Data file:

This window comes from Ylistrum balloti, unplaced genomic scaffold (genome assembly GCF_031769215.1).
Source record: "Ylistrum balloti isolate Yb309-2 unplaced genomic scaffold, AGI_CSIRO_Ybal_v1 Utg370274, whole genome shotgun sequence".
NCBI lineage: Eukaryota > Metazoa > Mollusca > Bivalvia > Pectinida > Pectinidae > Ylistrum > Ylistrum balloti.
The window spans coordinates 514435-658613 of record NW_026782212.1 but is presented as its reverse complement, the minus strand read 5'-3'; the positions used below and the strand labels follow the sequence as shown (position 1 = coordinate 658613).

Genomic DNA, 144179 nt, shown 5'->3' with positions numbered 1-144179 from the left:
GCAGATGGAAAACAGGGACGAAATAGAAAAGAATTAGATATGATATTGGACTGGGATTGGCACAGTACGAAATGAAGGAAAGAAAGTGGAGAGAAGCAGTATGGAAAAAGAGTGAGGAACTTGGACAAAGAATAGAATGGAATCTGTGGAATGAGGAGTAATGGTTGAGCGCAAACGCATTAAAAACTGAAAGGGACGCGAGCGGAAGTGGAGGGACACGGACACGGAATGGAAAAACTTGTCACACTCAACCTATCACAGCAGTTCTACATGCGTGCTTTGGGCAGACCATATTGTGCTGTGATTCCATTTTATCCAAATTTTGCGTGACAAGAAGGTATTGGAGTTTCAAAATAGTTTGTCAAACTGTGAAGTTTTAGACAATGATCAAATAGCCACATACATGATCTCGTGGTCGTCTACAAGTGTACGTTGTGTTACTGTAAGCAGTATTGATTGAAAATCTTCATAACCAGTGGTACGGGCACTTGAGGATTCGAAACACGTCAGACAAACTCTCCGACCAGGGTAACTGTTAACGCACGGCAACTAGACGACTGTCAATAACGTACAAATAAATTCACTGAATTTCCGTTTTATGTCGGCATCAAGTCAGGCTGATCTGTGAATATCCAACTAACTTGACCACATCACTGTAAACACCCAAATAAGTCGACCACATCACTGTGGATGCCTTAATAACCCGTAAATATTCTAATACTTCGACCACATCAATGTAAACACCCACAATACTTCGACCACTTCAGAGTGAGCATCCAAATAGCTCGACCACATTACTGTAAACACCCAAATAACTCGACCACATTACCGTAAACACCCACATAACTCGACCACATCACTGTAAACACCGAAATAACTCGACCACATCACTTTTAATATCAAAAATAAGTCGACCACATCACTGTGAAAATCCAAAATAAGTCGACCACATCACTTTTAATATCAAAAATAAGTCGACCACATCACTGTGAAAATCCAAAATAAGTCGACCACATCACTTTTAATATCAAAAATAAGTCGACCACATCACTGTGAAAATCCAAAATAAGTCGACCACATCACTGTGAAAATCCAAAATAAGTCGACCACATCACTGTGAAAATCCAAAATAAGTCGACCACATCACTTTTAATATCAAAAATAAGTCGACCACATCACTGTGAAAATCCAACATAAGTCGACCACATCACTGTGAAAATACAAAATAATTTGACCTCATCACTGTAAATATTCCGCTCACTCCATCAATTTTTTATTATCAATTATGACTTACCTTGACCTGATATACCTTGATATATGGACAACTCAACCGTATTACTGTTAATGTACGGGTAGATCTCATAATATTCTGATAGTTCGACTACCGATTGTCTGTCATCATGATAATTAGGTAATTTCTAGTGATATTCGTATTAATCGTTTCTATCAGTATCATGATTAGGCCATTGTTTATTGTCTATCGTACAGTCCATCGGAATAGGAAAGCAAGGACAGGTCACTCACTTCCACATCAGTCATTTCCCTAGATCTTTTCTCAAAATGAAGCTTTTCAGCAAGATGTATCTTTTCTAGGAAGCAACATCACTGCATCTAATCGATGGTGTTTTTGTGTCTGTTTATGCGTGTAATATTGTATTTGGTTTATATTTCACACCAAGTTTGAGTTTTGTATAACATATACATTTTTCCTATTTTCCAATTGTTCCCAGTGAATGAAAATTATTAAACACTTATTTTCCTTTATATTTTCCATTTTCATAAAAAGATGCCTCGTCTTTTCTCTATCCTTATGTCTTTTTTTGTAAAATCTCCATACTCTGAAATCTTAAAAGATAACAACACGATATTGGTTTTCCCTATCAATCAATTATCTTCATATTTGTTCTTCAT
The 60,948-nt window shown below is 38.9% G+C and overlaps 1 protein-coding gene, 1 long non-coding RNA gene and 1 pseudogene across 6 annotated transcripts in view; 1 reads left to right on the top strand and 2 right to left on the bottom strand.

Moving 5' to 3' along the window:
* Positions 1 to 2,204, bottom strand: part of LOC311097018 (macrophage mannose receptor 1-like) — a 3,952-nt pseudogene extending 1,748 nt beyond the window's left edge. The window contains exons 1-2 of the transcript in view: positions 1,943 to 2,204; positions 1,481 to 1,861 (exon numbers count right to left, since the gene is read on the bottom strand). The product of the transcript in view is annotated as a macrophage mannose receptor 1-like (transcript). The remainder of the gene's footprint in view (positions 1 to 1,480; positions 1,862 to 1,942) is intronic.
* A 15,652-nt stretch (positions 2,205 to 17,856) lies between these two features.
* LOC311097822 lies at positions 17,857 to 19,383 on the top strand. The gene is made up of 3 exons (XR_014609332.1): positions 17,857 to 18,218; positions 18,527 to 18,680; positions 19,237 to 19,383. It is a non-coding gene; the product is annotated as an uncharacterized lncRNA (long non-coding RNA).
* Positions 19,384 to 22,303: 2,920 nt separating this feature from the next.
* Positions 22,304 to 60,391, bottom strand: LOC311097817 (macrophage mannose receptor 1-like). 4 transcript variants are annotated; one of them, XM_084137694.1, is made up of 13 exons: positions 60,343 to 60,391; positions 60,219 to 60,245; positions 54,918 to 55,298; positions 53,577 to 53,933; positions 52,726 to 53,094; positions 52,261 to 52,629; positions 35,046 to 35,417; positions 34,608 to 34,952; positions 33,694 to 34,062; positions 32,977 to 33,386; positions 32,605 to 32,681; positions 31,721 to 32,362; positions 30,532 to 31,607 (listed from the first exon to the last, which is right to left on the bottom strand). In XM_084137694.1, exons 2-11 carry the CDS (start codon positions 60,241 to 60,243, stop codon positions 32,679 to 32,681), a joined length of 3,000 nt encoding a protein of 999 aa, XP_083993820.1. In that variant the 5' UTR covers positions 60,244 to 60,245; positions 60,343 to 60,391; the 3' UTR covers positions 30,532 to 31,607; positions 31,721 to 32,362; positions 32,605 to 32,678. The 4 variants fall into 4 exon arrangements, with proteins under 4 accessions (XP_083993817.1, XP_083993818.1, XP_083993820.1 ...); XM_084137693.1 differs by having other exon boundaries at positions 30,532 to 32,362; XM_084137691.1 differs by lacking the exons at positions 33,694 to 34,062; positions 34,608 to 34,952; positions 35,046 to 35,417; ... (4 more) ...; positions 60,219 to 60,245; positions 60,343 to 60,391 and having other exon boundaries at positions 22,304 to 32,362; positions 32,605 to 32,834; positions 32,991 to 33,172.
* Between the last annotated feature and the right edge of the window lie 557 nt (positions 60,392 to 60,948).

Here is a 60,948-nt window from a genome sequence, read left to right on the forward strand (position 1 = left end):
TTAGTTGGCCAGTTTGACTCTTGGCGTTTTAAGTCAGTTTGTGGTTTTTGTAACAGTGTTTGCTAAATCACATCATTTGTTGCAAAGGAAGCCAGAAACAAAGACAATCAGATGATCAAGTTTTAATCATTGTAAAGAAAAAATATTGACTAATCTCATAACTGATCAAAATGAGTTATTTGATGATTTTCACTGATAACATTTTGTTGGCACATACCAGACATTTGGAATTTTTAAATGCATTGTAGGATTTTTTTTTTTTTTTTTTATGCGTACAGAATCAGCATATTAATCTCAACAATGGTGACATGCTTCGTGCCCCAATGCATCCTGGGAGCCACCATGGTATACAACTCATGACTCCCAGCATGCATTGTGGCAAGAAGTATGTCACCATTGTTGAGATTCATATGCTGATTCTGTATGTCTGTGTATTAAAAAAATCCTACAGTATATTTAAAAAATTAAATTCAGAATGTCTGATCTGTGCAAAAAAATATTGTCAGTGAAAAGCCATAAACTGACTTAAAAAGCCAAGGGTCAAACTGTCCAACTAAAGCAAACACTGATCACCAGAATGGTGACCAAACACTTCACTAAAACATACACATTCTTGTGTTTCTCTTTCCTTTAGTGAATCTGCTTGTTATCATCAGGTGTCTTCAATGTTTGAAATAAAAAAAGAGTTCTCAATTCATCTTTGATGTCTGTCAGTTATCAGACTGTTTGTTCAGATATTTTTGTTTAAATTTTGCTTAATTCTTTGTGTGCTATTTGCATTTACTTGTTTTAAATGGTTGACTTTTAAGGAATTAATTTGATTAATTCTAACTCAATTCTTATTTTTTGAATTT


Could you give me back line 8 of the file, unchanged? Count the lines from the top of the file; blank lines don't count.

Moving 5' to 3' along the window: